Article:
In my earlier article Five things about – Customer focus I referred to the Parasuraman Gap model – here is more about the five service delivery gaps.

The Parasuraman Gap model  describes how many gaps can occur in your service delivery cycle if you don’t have a process for fully understanding and communicating expectations. You can find a nice discussion on it here.

The SERVQAL model describes the five service delivery gaps

Gap 1: The difference between what customer expects and what management thought the customer expected. (Customer expects; management hears)

Gap 2: The difference between what management thought the customer expected and how this is translated into service delivery specifications and designs. (Management hears; service/product ordered)

Gap 3; The difference between what was translated as being the service delivery specifications and designs and the actual service delivered to customers. Service/product ordered: service/product delivered)

Gap 4: The difference between the service actually delivered and the promise by the organisation of the quality of services i.e. marketing hype (Service/product delivered: service/product promised)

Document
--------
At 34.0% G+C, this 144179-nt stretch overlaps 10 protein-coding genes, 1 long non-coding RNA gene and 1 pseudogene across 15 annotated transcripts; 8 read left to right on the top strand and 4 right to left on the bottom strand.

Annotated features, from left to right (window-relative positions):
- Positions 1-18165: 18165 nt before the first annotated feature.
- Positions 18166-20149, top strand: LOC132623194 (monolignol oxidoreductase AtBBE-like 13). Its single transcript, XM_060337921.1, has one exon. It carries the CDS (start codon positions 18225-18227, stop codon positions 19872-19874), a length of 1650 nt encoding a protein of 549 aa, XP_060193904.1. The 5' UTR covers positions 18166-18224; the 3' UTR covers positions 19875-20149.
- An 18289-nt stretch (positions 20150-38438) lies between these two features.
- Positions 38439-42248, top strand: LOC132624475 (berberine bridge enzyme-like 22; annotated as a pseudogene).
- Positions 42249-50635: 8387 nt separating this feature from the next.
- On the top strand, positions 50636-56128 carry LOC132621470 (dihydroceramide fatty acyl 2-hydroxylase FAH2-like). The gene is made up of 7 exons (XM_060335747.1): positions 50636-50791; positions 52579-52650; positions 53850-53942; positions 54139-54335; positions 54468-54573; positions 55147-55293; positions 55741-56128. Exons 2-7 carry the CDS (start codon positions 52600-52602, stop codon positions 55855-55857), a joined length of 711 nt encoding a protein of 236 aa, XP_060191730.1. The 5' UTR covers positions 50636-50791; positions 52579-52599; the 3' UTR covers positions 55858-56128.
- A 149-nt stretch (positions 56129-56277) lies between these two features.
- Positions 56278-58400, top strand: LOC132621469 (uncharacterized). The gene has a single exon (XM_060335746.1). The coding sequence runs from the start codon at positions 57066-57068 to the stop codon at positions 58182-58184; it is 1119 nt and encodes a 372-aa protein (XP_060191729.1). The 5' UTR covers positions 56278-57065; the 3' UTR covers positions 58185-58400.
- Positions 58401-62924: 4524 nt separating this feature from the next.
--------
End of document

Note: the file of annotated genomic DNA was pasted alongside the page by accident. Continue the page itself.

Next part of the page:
Gap 5: The difference between customer expectations and customer perceptions – often referred to as the “service quality gap”. (Service/product expected : perception of service/product delivered)

A handy gap management checklist:

  • Establish customer expectations
  • Confirm your understanding of the expectations with the client
  • Create Specifications and designs based on the confirmed expectations
  • Measure the extent to which delivery matches original expectations
  • Ensure that what you say is what you do
  • Communicate constantly with your client

Delivering a quality service or product requires constant management of the whole delivery chain from order taking to ultimate delivery. Knowing the gaps described by Parasuraman can be a useful insight for executives.

(Parasuraman A, Zheitmal VA, Berry LL. SERVQUAL: a conceptual model of service quality and its implications for future research. J Mark. 1985;49(1):41-50.)